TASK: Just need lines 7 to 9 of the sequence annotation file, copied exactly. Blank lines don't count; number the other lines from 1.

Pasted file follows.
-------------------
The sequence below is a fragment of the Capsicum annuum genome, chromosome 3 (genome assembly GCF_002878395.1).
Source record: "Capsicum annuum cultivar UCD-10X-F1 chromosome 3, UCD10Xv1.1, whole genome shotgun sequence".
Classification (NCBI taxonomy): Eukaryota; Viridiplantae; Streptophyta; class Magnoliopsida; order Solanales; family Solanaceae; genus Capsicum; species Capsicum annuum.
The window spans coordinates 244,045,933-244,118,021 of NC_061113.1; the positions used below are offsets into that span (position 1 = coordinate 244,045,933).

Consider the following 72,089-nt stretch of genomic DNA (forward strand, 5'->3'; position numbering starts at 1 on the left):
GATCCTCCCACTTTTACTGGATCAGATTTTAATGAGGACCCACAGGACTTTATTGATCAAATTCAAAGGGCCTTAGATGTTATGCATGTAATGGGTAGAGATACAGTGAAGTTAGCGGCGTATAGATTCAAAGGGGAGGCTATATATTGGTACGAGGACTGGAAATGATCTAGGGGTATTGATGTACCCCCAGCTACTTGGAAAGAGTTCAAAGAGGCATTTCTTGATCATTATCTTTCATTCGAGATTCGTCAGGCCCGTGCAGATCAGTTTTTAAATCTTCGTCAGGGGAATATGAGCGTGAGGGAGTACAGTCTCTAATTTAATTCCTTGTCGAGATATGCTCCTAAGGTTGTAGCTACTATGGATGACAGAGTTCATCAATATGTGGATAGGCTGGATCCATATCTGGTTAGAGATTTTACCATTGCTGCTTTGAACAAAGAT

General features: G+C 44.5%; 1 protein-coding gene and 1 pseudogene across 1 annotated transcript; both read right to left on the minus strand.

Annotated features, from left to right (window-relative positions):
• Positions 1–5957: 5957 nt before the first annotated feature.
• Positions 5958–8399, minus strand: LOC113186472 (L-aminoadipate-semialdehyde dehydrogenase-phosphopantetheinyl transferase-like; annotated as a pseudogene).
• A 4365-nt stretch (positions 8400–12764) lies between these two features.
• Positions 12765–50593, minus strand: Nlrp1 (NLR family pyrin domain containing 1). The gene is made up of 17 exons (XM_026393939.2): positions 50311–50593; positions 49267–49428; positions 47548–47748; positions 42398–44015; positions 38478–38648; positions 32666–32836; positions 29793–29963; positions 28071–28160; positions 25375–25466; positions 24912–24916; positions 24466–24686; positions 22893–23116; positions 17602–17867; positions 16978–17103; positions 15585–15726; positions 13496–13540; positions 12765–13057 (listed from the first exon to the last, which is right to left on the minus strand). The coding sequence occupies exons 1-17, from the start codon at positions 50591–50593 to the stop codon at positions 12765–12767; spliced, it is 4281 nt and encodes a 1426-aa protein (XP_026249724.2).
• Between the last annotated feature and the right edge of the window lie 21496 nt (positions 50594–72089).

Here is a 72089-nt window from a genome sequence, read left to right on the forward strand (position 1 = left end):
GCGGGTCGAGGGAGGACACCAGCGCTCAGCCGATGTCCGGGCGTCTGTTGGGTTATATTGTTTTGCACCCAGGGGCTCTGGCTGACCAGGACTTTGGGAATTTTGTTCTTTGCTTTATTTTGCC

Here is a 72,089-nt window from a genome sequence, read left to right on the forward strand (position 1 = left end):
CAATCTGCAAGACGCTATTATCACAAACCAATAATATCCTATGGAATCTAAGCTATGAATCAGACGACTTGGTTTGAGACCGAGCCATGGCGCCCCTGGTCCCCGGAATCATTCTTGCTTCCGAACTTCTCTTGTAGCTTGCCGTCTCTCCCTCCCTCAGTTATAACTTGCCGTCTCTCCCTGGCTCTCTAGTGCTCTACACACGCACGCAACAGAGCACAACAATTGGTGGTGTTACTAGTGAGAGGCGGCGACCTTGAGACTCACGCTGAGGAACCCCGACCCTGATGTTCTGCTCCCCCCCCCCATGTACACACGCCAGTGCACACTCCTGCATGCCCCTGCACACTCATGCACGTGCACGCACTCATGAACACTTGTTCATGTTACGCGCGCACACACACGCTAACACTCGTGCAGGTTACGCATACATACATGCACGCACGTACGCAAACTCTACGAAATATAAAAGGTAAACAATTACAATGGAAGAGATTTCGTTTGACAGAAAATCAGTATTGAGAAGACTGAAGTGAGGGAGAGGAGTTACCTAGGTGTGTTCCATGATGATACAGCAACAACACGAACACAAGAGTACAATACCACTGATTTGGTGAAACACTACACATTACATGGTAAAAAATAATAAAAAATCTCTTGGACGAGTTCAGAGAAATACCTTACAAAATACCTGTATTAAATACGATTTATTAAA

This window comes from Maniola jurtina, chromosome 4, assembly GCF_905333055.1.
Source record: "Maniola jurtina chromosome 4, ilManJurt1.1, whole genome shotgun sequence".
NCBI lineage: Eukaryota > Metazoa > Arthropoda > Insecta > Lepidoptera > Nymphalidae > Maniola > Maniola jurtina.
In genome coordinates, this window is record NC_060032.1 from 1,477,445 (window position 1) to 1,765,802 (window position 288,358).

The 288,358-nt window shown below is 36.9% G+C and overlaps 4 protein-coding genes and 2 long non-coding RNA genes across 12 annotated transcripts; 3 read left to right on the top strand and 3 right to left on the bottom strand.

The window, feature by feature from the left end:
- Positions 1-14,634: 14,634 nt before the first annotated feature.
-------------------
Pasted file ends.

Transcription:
General features: G+C 44.5%; 1 protein-coding gene and 1 pseudogene across 1 annotated transcript; both read right to left on the minus strand.

Annotated features, from left to right (window-relative positions):
• Positions 1–5957: 5957 nt before the first annotated feature.